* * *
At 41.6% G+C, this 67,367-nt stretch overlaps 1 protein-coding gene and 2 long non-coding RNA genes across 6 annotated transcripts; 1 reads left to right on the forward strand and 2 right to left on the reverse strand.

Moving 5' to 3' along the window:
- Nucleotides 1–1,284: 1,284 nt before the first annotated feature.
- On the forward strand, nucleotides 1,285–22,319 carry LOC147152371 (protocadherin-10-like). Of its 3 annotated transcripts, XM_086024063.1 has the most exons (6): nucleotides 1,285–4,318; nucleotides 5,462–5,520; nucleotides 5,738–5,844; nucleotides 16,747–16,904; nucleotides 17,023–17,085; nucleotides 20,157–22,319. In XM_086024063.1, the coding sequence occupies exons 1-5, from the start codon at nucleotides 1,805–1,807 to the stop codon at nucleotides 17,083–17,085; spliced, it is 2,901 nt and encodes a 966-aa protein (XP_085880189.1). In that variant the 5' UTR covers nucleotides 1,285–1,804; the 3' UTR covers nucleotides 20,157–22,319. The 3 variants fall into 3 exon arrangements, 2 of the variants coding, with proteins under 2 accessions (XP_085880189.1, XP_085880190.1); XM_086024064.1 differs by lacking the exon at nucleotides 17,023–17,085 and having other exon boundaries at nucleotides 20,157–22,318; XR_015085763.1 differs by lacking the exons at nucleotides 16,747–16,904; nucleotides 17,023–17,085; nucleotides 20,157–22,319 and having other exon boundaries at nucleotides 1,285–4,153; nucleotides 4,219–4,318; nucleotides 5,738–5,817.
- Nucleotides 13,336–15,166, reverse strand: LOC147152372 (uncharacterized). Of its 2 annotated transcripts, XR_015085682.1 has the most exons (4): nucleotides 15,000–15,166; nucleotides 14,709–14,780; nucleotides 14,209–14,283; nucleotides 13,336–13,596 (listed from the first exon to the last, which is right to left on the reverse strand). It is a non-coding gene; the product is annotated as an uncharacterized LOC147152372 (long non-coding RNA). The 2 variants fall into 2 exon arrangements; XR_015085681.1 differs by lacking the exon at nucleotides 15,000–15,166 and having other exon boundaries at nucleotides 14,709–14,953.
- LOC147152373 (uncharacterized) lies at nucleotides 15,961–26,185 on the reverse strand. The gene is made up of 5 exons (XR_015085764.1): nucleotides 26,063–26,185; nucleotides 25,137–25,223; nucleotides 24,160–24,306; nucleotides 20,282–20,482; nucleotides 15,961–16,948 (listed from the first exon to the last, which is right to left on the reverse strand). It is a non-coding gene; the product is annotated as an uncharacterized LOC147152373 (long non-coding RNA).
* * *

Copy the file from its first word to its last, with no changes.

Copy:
At 41.6% G+C, this 67,367-nt stretch overlaps 1 protein-coding gene and 2 long non-coding RNA genes across 6 annotated transcripts; 1 reads left to right on the forward strand and 2 right to left on the reverse strand.

Moving 5' to 3' along the window:
- Nucleotides 1–1,284: 1,284 nt before the first annotated feature.
- On the forward strand, nucleotides 1,285–22,319 carry LOC147152371 (protocadherin-10-like). Of its 3 annotated transcripts, XM_086024063.1 has the most exons (6): nucleotides 1,285–4,318; nucleotides 5,462–5,520; nucleotides 5,738–5,844; nucleotides 16,747–16,904; nucleotides 17,023–17,085; nucleotides 20,157–22,319. In XM_086024063.1, the coding sequence occupies exons 1-5, from the start codon at nucleotides 1,805–1,807 to the stop codon at nucleotides 17,083–17,085; spliced, it is 2,901 nt and encodes a 966-aa protein (XP_085880189.1). In that variant the 5' UTR covers nucleotides 1,285–1,804; the 3' UTR covers nucleotides 20,157–22,319. The 3 variants fall into 3 exon arrangements, 2 of the variants coding, with proteins under 2 accessions (XP_085880189.1, XP_085880190.1); XM_086024064.1 differs by lacking the exon at nucleotides 17,023–17,085 and having other exon boundaries at nucleotides 20,157–22,318; XR_015085763.1 differs by lacking the exons at nucleotides 16,747–16,904; nucleotides 17,023–17,085; nucleotides 20,157–22,319 and having other exon boundaries at nucleotides 1,285–4,153; nucleotides 4,219–4,318; nucleotides 5,738–5,817.
- Nucleotides 13,336–15,166, reverse strand: LOC147152372 (uncharacterized). Of its 2 annotated transcripts, XR_015085682.1 has the most exons (4): nucleotides 15,000–15,166; nucleotides 14,709–14,780; nucleotides 14,209–14,283; nucleotides 13,336–13,596 (listed from the first exon to the last, which is right to left on the reverse strand). It is a non-coding gene; the product is annotated as an uncharacterized LOC147152372 (long non-coding RNA). The 2 variants fall into 2 exon arrangements; XR_015085681.1 differs by lacking the exon at nucleotides 15,000–15,166 and having other exon boundaries at nucleotides 14,709–14,953.
- LOC147152373 (uncharacterized) lies at nucleotides 15,961–26,185 on the reverse strand. The gene is made up of 5 exons (XR_015085764.1): nucleotides 26,063–26,185; nucleotides 25,137–25,223; nucleotides 24,160–24,306; nucleotides 20,282–20,482; nucleotides 15,961–16,948 (listed from the first exon to the last, which is right to left on the reverse strand). It is a non-coding gene; the product is annotated as an uncharacterized LOC147152373 (long non-coding RNA).